In an effort to lure New Zealand's loyal fast food aficionados away from beef-based options on its menu, Burger King has just launched a cheeky campaign via Colenso BBDO that encourages Kiwis to cheat on beef by sampling something from its new range of chicken-based options.
But these nefarious acts couldn't just occur in the open for all to see. So to ensure that the cheating happens in private, the fast food chain has converted the Ocean Inn Motel in Northcote into an extension of its brand.
The road front sign, toiletries, dressing gowns, slippers, stationery, towels and reception area have all been rebranded to reflect the fast food chain's insignia, and the beds in each room have been replaced with two booths and a table.
General marketing manager of Burger King New Zealand James Woodbridge says that such elaborate measures were taken in order to showcase the full range of options on Burger King's menu.
“New Zealanders know Burger King is all about flame grilled beef burgers. But this does present a challenge when it comes to marketing and selling chicken. Motel Burger King was a bold, audacious way for us to make it okay for our loyal beef-loving customers to cheat on beef with our new range of chicken burgers."
The problem of low sales among chicken products isn't unique to Burger King. Last year, in a similar effort to increase sales in the poultry department, McDonald's launched the quirky 'Meet the Chickens' campaign via DDB.
While the majority of the recent Burger King promotions have been limited to humorous TVCs or pre-rolls, the 'Outlaw' campaign had a strong social media element, which Colenso is again experimenting with in the new campaign.
To sample the new honey and soy, mango chilli and lime, or Peri Peri TenderCrisp Chicken Burgers, Burger King fans are required to book a room though the fast food chain's Facebook page. If the booking is confirmed, then four friends will be assigned a room where they can cheat on beef in unison.
Upon arriving at the motel, the guests will be required to check into the motel through their Facebook accounts and during the 30-minute stay they will be incentivised to share photos through the hashtag #motelBK.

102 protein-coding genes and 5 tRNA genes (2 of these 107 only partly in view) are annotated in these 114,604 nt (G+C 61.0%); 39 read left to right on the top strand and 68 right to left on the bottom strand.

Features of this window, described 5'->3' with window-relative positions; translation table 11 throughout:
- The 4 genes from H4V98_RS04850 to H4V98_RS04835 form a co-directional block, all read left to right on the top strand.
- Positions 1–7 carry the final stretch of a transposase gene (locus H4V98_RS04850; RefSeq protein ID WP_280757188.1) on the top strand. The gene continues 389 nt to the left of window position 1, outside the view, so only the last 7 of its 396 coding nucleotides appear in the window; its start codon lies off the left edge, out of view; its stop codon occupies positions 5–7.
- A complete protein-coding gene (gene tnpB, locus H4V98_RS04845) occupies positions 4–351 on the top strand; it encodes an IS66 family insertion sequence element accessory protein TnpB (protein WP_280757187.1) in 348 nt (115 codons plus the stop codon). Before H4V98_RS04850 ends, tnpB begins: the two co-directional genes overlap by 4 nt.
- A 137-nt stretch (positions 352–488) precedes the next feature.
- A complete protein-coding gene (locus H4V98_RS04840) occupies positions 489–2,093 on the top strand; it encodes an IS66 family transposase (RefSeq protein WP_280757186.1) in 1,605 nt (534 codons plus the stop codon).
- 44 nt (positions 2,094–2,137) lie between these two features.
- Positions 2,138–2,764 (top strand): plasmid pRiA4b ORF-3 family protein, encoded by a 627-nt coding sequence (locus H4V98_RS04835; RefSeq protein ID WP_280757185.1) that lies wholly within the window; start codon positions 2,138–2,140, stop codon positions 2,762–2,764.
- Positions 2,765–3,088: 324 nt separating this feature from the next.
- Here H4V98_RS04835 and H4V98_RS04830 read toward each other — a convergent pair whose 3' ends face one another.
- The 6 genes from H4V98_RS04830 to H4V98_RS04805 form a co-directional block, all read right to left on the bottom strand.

“We know that the core BK audience is enormously active on social media but can be reluctant to share branded messages. However, they also feel increasing pressure to put forward the most interesting digital version of themselves – to be sharing unique experiences that stand them out from their friends. With Motel BK we ... create such a unique brand experience that they will be keen to share...” says Colenso's senior digital and social strategist Neville Doyle.
Burger King has already posted images of Peter Leitch, the Mad Butcher, and reality star Hayley Holt, who were recently invited to visit the motel on Auckland's North Shore.
While Leitch's image features the popular businessman giving a playful two-fingered salute, Holt's snapshot hints more strongly at the cheating theme in the sense that it has a paparazzi feel about it.
Despite managing to evade the camera lens of the paparazzo lurking in the shadows, Leitch didn't leave the motel with his reputation fully intact. His shenanigans were caught on video and then used in a cheeky pre-roll to support the campaign.
Narrated by Robert Magruder, the voice of Cheaters, and shot in the typical monochromatic style of the long-running, infidelity-themed show, the pre-roll chronicles Leitch as he sneakily devours a chicken burger.
While Colenso's latest effort is certainly one of the more elaborate executions of the cheating motif in advertising, it's by no means the first.
In 2009, Avis Car Rental released a tongue-in-cheek spot that was narrated from the perspective of a jealous car that was being left behind by a man who was going on yet another business trip.
And to alleviate some of the congestion in Dublin, Ireland-based creative agency Rothco developed an integrated campaign that encouraged the city's commuters to cheat on their cars with the bus at least once a week.
But while these examples offer some semblance of subtlety, footware company Reebok instead opted for a more direct approach by releasing a print ad that said "cheat on your girlfriend, not on your workout."